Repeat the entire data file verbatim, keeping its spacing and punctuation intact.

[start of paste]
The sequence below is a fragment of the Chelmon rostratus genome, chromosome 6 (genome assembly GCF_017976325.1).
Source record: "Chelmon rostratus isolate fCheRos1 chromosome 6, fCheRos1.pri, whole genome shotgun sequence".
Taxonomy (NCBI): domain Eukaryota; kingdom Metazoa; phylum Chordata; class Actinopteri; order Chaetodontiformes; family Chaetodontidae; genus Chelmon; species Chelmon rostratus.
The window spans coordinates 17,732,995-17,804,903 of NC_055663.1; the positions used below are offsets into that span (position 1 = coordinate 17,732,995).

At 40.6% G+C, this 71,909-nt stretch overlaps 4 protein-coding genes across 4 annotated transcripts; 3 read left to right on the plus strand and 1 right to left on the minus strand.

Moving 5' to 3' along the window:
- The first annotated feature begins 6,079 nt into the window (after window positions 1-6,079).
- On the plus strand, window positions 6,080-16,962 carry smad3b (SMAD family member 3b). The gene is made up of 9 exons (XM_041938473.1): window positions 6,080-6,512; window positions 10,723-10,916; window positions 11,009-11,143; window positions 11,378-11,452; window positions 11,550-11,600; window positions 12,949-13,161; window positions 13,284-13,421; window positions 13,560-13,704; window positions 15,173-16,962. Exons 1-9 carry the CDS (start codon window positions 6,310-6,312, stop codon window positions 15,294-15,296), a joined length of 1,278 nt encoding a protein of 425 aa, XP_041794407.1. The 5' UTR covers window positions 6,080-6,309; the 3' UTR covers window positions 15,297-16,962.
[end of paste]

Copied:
The sequence below is a fragment of the Chelmon rostratus genome, chromosome 6 (genome assembly GCF_017976325.1).
Source record: "Chelmon rostratus isolate fCheRos1 chromosome 6, fCheRos1.pri, whole genome shotgun sequence".
Taxonomy (NCBI): domain Eukaryota; kingdom Metazoa; phylum Chordata; class Actinopteri; order Chaetodontiformes; family Chaetodontidae; genus Chelmon; species Chelmon rostratus.
The window spans coordinates 17,732,995-17,804,903 of NC_055663.1; the positions used below are offsets into that span (position 1 = coordinate 17,732,995).

At 40.6% G+C, this 71,909-nt stretch overlaps 4 protein-coding genes across 4 annotated transcripts; 3 read left to right on the plus strand and 1 right to left on the minus strand.

Moving 5' to 3' along the window:
- The first annotated feature begins 6,079 nt into the window (after window positions 1-6,079).
- On the plus strand, window positions 6,080-16,962 carry smad3b (SMAD family member 3b). The gene is made up of 9 exons (XM_041938473.1): window positions 6,080-6,512; window positions 10,723-10,916; window positions 11,009-11,143; window positions 11,378-11,452; window positions 11,550-11,600; window positions 12,949-13,161; window positions 13,284-13,421; window positions 13,560-13,704; window positions 15,173-16,962. Exons 1-9 carry the CDS (start codon window positions 6,310-6,312, stop codon window positions 15,294-15,296), a joined length of 1,278 nt encoding a protein of 425 aa, XP_041794407.1. The 5' UTR covers window positions 6,080-6,309; the 3' UTR covers window positions 15,297-16,962.